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Unpatinated shakudō

Shakudō (赤銅) is a Japanese billon of gold and copper (typically 4–10% gold, 96–90% copper), one of the irogane class of colored metals, which can be treated to develop a black, or sometimes indigo, patina, resembling lacquer. Unpatinated shakudō visually resembles bronze; the dark color is induced by the niiro artificial patination process, involving boiling in a solution, generally including rokushō.


The characters in the name shaku-dō mean "red" and "copper" but combined they represent this material which begins with a darkened coppery-bronze color and is then modified to black or near-black.


Early uses[edit]

The word "shakudō" first appears in records of the Japanese Nara period (710-784 AD), but it is not clear to what it referred (it could have been some form of copper, or a form of the now-known material). There are actual pieces known from the 12th century onwards. Shakudō was historically used to construct or decorate Japanese sword ("nihonto") fittings such as tsuba, menuki, and kozuka, as well as other small ornaments, sliding door catches, and small boxes.

Introduction to the West[edit]

Shakudō was introduced to the West in the mid-19th century.

Possible origins[edit]

Materials like shakudo were historically thought to be specific to the Chinese and Japanese, and perhaps other Asian, milieu, but recent studies have noted close similarities to certain decorative alloys used in ancient Egypt, Greece, and Rome.[1]

Fuchi. Shakudo, gold, copper alloy (sentoku).[2] The Walters Art Museum.


The origins of shakudo date back to a period when Japan was still importing significant techniques and materials from Korea and China, but accounts of production all derive from much later, and little is known of their evolution. By the Meiji period, the initial production process entailed the heating of copper, addition of fine gold, and some addition of shirome, a by-product of copper production containing iron, arsenic and other elements. In the Edo period, it appears that the process may have used nigurome rather than copper; nigurome being itself a pre-made mix of copper and shirome.[3] The resulting alloy was then allowed to rest in ingot moulds in heated water, before being shaped, and annealed at around 650 °C. In cooled form, the metal was then surface-finished using the niiro process. The modern process tends to omit the shirome, working with copper and gold, and other additives directly if needed.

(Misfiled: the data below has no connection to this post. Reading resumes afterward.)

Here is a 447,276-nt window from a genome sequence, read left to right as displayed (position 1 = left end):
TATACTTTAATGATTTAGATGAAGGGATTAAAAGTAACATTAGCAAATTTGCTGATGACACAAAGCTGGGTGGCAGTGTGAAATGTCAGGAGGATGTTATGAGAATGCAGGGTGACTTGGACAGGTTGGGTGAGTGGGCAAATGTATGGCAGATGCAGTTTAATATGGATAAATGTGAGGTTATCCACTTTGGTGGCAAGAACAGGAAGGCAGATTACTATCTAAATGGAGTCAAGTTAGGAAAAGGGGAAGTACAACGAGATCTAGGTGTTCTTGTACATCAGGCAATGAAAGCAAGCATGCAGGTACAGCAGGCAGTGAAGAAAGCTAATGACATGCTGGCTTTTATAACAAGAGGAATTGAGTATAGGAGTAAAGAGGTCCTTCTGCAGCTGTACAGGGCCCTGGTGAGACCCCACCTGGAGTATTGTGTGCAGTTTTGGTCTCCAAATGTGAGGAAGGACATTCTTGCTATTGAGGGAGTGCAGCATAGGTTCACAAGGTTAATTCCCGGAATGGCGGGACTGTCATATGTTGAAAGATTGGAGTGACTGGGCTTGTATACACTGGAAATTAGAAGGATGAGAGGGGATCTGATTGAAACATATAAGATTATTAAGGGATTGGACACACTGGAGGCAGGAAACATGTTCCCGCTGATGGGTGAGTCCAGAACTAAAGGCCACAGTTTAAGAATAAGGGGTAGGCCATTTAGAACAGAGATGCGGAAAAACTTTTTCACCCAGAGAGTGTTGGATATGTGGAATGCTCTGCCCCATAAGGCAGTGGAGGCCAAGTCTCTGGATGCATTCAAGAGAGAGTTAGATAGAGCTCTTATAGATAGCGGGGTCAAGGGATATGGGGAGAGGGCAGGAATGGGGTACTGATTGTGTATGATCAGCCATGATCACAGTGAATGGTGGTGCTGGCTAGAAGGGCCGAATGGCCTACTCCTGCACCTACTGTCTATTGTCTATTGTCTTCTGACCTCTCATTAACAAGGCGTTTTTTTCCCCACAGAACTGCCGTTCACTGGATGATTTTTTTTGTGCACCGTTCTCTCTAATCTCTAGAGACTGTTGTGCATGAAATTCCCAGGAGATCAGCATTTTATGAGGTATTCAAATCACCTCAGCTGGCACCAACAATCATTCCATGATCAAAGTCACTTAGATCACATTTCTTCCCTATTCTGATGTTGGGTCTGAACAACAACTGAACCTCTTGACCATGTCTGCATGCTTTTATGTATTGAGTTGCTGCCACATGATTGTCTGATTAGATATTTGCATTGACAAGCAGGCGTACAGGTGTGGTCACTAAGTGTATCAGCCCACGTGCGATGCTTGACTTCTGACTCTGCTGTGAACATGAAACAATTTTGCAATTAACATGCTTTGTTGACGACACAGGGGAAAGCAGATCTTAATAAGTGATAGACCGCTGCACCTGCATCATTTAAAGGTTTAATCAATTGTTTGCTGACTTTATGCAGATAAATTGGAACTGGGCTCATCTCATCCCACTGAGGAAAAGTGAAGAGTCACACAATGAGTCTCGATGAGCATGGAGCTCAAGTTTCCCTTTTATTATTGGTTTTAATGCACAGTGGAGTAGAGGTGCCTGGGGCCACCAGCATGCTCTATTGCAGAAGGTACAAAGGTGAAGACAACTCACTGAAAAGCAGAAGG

Due to the expensive gold content, shakudō was normally limited to accents or small items such as tsuba. Larger historical objects (such as vases) that are described as shakudō may be mislabeled, especially if the glossy blue-black color is not evident. Unpatinated or repolished shakudō will not spontaneously patinate in air.

Modern artisans have revived the use of shakudō as a striking design element, in the making of jewelry, vessels, and for the technique of mokume-gane.

Shakudō is sometimes inaccurately used as a general term for damascened decorative metal inlays of Japanese origin. These were widely known in the West as Amita damascene, from the name of a 20th-century manufacturer of such items for export. Amita damascene included shakudo, shibuichi, gold, silver, and bronze for inlays.

See also[edit]

  • Shibuichi – Historically Japanese copper alloy
  • Kuromido – Historically Japanese copper-arsenic alloy
  • Mokume-gane – Japanese mixed-metal laminate
  • Japanese sword – Type of traditionally made sword from Japan
  • Corinthian bronze – Highly valuable metal alloy in classical antiquity
  • Hepatizon – Alloy also known as Black Corinthian Bronze
  • Electrum – Alloy of gold and silver
  • Tumbaga – Non-specific alloy of gold and copper used in pre-Columbian Mesoamerica
  • Panchaloha – Term for traditional five-metal alloys used for Hindu artifacts

Further reading[edit]

  1. ^ "Secret of Achilles' Shield". New Scientist 1994-01-22.
  2. ^ "Fuchi with Hollyhocks". The Walters Art Museum.
  3. ^ Oguchi, Hachiro (December 1983). "Japanese Shakudo". Gold Bulletin (World Gold Council). 16 (4): 125–127. doi:10.1007/BF03214636.

External links[edit]